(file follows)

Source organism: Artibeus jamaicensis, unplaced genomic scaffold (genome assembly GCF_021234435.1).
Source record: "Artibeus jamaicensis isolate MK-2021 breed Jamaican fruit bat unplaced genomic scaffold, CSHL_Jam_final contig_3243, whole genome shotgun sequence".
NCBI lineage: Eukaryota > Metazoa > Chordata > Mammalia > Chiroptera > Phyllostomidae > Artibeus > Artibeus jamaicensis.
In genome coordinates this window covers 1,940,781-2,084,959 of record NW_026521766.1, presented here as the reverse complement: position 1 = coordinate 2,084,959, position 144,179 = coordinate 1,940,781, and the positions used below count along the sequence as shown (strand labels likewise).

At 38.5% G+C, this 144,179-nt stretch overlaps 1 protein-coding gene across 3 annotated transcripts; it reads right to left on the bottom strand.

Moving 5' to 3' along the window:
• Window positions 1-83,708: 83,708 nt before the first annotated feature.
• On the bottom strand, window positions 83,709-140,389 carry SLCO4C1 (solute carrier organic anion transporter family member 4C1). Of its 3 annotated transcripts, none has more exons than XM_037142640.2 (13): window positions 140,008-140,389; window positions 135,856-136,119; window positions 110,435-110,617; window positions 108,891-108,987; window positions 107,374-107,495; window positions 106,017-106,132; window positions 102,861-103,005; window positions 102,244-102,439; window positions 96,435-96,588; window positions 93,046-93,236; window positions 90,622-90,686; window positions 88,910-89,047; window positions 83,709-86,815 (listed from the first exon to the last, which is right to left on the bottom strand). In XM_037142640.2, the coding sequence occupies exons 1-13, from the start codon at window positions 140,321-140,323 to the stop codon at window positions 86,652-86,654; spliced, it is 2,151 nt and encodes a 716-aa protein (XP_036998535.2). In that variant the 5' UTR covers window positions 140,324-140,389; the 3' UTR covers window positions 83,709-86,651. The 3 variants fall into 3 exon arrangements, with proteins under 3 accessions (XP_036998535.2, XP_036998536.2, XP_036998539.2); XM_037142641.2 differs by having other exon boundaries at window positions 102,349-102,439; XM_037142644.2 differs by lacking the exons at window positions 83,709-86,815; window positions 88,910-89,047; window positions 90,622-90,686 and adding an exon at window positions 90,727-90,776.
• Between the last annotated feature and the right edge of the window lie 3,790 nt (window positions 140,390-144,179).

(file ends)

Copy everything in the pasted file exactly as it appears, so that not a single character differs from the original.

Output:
Source organism: Artibeus jamaicensis, unplaced genomic scaffold (genome assembly GCF_021234435.1).
Source record: "Artibeus jamaicensis isolate MK-2021 breed Jamaican fruit bat unplaced genomic scaffold, CSHL_Jam_final contig_3243, whole genome shotgun sequence".
NCBI lineage: Eukaryota > Metazoa > Chordata > Mammalia > Chiroptera > Phyllostomidae > Artibeus > Artibeus jamaicensis.
In genome coordinates this window covers 1,940,781-2,084,959 of record NW_026521766.1, presented here as the reverse complement: position 1 = coordinate 2,084,959, position 144,179 = coordinate 1,940,781, and the positions used below count along the sequence as shown (strand labels likewise).

At 38.5% G+C, this 144,179-nt stretch overlaps 1 protein-coding gene across 3 annotated transcripts; it reads right to left on the bottom strand.

Moving 5' to 3' along the window:
• Window positions 1-83,708: 83,708 nt before the first annotated feature.
• On the bottom strand, window positions 83,709-140,389 carry SLCO4C1 (solute carrier organic anion transporter family member 4C1). Of its 3 annotated transcripts, none has more exons than XM_037142640.2 (13): window positions 140,008-140,389; window positions 135,856-136,119; window positions 110,435-110,617; window positions 108,891-108,987; window positions 107,374-107,495; window positions 106,017-106,132; window positions 102,861-103,005; window positions 102,244-102,439; window positions 96,435-96,588; window positions 93,046-93,236; window positions 90,622-90,686; window positions 88,910-89,047; window positions 83,709-86,815 (listed from the first exon to the last, which is right to left on the bottom strand). In XM_037142640.2, the coding sequence occupies exons 1-13, from the start codon at window positions 140,321-140,323 to the stop codon at window positions 86,652-86,654; spliced, it is 2,151 nt and encodes a 716-aa protein (XP_036998535.2). In that variant the 5' UTR covers window positions 140,324-140,389; the 3' UTR covers window positions 83,709-86,651. The 3 variants fall into 3 exon arrangements, with proteins under 3 accessions (XP_036998535.2, XP_036998536.2, XP_036998539.2); XM_037142641.2 differs by having other exon boundaries at window positions 102,349-102,439; XM_037142644.2 differs by lacking the exons at window positions 83,709-86,815; window positions 88,910-89,047; window positions 90,622-90,686 and adding an exon at window positions 90,727-90,776.
• Between the last annotated feature and the right edge of the window lie 3,790 nt (window positions 140,390-144,179).